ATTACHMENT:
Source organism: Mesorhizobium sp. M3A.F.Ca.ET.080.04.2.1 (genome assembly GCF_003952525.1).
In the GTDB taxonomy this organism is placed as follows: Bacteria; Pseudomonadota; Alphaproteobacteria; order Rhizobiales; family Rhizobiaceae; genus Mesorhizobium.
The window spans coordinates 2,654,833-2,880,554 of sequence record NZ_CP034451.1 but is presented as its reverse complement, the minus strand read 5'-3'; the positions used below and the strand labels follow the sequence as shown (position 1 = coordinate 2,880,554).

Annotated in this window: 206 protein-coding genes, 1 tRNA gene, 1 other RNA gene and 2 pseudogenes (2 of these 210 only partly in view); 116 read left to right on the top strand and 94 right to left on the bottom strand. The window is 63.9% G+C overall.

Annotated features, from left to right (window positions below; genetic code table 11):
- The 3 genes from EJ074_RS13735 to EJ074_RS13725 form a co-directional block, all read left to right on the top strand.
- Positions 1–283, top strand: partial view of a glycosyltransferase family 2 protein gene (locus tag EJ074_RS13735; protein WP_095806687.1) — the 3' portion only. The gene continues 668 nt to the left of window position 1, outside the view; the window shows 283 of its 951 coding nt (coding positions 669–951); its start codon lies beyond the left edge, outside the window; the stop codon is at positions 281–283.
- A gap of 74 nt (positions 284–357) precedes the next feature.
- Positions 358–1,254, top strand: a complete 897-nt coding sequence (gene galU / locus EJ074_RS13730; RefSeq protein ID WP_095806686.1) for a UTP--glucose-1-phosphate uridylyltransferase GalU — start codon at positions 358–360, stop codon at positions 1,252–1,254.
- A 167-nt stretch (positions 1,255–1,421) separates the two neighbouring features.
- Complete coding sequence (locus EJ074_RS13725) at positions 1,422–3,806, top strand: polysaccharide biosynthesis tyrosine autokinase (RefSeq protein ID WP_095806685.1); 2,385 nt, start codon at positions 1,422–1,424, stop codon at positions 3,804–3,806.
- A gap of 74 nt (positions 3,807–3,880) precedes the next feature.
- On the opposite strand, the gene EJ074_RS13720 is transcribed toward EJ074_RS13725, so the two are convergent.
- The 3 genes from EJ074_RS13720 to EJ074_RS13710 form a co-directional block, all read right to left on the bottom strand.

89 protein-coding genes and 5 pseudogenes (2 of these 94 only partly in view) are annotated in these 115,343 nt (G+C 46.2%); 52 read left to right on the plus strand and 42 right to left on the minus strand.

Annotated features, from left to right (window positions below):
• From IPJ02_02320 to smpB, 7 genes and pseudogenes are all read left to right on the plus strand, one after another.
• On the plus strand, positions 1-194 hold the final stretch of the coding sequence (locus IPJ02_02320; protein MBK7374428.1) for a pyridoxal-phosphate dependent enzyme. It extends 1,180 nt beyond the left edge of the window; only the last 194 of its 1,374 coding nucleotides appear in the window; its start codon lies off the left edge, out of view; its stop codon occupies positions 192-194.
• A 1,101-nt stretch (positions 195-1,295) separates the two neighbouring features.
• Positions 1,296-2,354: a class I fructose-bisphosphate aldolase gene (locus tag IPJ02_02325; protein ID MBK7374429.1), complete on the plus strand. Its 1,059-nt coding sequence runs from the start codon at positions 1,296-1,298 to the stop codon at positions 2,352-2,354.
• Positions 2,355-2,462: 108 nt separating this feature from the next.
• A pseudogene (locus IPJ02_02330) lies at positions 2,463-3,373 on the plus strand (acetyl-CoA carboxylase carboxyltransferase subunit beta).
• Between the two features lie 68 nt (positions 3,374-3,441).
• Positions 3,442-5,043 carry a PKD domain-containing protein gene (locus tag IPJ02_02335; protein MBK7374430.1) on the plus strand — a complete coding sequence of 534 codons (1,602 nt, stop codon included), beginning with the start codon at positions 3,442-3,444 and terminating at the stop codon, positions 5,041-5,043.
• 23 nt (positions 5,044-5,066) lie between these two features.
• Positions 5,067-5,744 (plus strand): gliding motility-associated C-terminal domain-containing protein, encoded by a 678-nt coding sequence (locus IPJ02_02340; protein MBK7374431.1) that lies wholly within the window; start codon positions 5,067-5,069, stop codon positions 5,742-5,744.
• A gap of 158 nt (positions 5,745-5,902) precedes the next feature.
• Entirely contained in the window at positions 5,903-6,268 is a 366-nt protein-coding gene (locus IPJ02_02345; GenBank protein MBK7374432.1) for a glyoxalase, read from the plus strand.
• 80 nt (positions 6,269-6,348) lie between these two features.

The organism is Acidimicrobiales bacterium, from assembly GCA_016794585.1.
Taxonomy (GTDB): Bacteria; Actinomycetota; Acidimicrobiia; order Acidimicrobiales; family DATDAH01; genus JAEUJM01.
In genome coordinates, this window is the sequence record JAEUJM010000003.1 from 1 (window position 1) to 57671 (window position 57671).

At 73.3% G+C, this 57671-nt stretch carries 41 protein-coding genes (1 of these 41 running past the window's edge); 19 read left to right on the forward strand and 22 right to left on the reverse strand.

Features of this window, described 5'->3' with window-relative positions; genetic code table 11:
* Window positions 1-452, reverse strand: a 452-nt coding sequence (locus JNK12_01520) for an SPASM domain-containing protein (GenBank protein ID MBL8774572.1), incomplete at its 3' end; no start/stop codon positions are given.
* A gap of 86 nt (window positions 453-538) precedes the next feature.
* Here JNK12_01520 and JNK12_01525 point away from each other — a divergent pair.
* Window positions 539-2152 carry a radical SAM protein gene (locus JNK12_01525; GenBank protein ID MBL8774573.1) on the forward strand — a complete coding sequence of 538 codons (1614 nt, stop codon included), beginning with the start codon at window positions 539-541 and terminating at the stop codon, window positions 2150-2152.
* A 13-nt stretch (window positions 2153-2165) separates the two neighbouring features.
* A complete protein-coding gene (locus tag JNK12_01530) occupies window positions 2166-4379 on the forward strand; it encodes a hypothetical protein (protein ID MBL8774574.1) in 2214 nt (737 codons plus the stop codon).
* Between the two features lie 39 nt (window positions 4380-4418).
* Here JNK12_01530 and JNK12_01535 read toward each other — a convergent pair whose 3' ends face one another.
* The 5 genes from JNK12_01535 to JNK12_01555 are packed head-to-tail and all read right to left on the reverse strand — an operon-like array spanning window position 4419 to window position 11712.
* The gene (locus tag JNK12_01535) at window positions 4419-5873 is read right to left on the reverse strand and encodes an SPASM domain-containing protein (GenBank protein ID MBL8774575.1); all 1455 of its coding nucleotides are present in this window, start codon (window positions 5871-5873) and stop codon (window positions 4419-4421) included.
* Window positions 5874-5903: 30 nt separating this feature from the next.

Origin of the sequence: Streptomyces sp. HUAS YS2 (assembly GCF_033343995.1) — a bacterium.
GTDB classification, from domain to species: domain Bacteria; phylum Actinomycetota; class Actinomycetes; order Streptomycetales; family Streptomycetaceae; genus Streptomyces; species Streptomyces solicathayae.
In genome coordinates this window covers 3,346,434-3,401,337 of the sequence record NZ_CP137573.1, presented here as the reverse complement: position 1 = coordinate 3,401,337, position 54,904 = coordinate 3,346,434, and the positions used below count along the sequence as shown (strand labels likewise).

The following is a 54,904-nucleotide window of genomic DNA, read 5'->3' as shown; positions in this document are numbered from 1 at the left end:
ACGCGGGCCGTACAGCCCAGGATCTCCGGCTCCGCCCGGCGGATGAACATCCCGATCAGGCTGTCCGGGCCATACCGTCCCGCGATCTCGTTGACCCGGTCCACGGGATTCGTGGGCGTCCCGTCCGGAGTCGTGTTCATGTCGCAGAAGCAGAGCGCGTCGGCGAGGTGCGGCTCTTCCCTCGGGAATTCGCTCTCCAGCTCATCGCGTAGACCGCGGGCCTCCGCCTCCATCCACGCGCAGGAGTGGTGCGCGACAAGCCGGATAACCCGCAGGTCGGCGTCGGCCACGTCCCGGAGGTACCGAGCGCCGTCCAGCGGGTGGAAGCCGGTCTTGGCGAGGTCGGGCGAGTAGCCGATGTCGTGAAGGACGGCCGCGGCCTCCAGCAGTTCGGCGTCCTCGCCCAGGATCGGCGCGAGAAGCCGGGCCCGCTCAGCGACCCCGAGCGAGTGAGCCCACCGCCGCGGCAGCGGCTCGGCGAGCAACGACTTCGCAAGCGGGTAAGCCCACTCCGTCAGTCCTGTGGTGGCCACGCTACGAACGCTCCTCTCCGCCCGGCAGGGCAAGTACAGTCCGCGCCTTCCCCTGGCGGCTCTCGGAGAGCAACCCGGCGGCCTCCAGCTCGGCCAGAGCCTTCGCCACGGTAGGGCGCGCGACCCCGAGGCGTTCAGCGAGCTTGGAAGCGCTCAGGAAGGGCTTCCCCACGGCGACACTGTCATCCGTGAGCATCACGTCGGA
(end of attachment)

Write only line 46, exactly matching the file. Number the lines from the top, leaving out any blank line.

Origin of the sequence: Streptomyces sp. HUAS YS2 (assembly GCF_033343995.1) — a bacterium.